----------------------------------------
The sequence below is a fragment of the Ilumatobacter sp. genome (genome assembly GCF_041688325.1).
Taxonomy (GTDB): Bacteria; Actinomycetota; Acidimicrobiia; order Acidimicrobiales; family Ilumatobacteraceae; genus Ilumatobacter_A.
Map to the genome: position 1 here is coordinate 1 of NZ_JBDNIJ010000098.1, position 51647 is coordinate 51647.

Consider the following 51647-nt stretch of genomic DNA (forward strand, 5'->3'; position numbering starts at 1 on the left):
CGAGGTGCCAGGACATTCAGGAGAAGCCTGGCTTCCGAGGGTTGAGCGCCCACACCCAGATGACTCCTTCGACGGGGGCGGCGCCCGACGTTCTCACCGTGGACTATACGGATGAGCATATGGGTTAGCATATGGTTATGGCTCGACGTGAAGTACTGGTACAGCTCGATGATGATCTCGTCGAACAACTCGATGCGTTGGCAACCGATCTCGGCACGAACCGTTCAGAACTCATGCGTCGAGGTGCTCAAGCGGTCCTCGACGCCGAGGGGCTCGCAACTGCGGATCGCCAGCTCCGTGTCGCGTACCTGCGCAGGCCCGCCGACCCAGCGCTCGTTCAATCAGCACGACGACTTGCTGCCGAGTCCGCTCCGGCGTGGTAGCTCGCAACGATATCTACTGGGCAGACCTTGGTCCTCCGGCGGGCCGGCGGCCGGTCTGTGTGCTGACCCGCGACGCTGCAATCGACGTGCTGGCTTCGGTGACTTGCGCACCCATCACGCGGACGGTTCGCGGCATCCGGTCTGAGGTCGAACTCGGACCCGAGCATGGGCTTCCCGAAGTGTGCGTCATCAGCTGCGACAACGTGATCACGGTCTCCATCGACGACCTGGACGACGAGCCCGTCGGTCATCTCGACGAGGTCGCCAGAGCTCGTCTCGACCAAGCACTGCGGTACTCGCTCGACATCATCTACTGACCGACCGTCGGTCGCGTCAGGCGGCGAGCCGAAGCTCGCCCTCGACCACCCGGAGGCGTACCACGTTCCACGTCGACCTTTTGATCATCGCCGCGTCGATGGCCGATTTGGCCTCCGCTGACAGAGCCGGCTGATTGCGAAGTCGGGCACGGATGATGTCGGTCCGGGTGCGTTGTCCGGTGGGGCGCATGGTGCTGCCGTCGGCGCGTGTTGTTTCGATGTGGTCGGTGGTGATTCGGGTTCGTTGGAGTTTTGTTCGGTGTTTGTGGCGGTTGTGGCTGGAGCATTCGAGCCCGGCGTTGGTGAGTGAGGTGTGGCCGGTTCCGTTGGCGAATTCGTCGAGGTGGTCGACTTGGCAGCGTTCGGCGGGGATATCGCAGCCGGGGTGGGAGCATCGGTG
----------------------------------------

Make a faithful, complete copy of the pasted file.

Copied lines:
The sequence below is a fragment of the Ilumatobacter sp. genome (genome assembly GCF_041688325.1).
Taxonomy (GTDB): Bacteria; Actinomycetota; Acidimicrobiia; order Acidimicrobiales; family Ilumatobacteraceae; genus Ilumatobacter_A.
Map to the genome: position 1 here is coordinate 1 of NZ_JBDNIJ010000098.1, position 51647 is coordinate 51647.

Consider the following 51647-nt stretch of genomic DNA (forward strand, 5'->3'; position numbering starts at 1 on the left):
CGAGGTGCCAGGACATTCAGGAGAAGCCTGGCTTCCGAGGGTTGAGCGCCCACACCCAGATGACTCCTTCGACGGGGGCGGCGCCCGACGTTCTCACCGTGGACTATACGGATGAGCATATGGGTTAGCATATGGTTATGGCTCGACGTGAAGTACTGGTACAGCTCGATGATGATCTCGTCGAACAACTCGATGCGTTGGCAACCGATCTCGGCACGAACCGTTCAGAACTCATGCGTCGAGGTGCTCAAGCGGTCCTCGACGCCGAGGGGCTCGCAACTGCGGATCGCCAGCTCCGTGTCGCGTACCTGCGCAGGCCCGCCGACCCAGCGCTCGTTCAATCAGCACGACGACTTGCTGCCGAGTCCGCTCCGGCGTGGTAGCTCGCAACGATATCTACTGGGCAGACCTTGGTCCTCCGGCGGGCCGGCGGCCGGTCTGTGTGCTGACCCGCGACGCTGCAATCGACGTGCTGGCTTCGGTGACTTGCGCACCCATCACGCGGACGGTTCGCGGCATCCGGTCTGAGGTCGAACTCGGACCCGAGCATGGGCTTCCCGAAGTGTGCGTCATCAGCTGCGACAACGTGATCACGGTCTCCATCGACGACCTGGACGACGAGCCCGTCGGTCATCTCGACGAGGTCGCCAGAGCTCGTCTCGACCAAGCACTGCGGTACTCGCTCGACATCATCTACTGACCGACCGTCGGTCGCGTCAGGCGGCGAGCCGAAGCTCGCCCTCGACCACCCGGAGGCGTACCACGTTCCACGTCGACCTTTTGATCATCGCCGCGTCGATGGCCGATTTGGCCTCCGCTGACAGAGCCGGCTGATTGCGAAGTCGGGCACGGATGATGTCGGTCCGGGTGCGTTGTCCGGTGGGGCGCATGGTGCTGCCGTCGGCGCGTGTTGTTTCGATGTGGTCGGTGGTGATTCGGGTTCGTTGGAGTTTTGTTCGGTGTTTGTGGCGGTTGTGGCTGGAGCATTCGAGCCCGGCGTTGGTGAGTGAGGTGTGGCCGGTTCCGTTGGCGAATTCGTCGAGGTGGTCGACTTGGCAGCGTTCGGCGGGGATATCGCAGCCGGGGTGGGAGCATCGGTG